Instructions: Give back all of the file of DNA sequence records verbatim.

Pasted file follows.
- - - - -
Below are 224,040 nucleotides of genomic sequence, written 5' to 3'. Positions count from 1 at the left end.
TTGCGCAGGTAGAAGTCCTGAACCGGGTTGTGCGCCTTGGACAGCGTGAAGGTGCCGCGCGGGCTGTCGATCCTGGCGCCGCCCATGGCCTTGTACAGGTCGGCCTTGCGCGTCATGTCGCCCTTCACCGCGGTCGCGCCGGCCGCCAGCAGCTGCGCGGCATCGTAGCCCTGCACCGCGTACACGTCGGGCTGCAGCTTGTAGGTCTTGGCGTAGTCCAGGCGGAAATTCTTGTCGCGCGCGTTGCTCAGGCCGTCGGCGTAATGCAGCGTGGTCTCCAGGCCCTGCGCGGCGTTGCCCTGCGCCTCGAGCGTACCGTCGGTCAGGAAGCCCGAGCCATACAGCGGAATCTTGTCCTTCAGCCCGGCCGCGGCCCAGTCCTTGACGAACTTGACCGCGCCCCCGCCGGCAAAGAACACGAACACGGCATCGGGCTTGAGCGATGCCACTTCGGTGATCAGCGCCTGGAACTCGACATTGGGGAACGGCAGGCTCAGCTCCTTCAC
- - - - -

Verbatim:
Below are 224,040 nucleotides of genomic sequence, written 5' to 3'. Positions count from 1 at the left end.
TTGCGCAGGTAGAAGTCCTGAACCGGGTTGTGCGCCTTGGACAGCGTGAAGGTGCCGCGCGGGCTGTCGATCCTGGCGCCGCCCATGGCCTTGTACAGGTCGGCCTTGCGCGTCATGTCGCCCTTCACCGCGGTCGCGCCGGCCGCCAGCAGCTGCGCGGCATCGTAGCCCTGCACCGCGTACACGTCGGGCTGCAGCTTGTAGGTCTTGGCGTAGTCCAGGCGGAAATTCTTGTCGCGCGCGTTGCTCAGGCCGTCGGCGTAATGCAGCGTGGTCTCCAGGCCCTGCGCGGCGTTGCCCTGCGCCTCGAGCGTACCGTCGGTCAGGAAGCCCGAGCCATACAGCGGAATCTTGTCCTTCAGCCCGGCCGCGGCCCAGTCCTTGACGAACTTGACCGCGCCCCCGCCGGCAAAGAACACGAACACGGCATCGGGCTTGAGCGATGCCACTTCGGTGATCAGCGCCTGGAACTCGACATTGGGGAACGGCAGGCTCAGCTCCTTCAC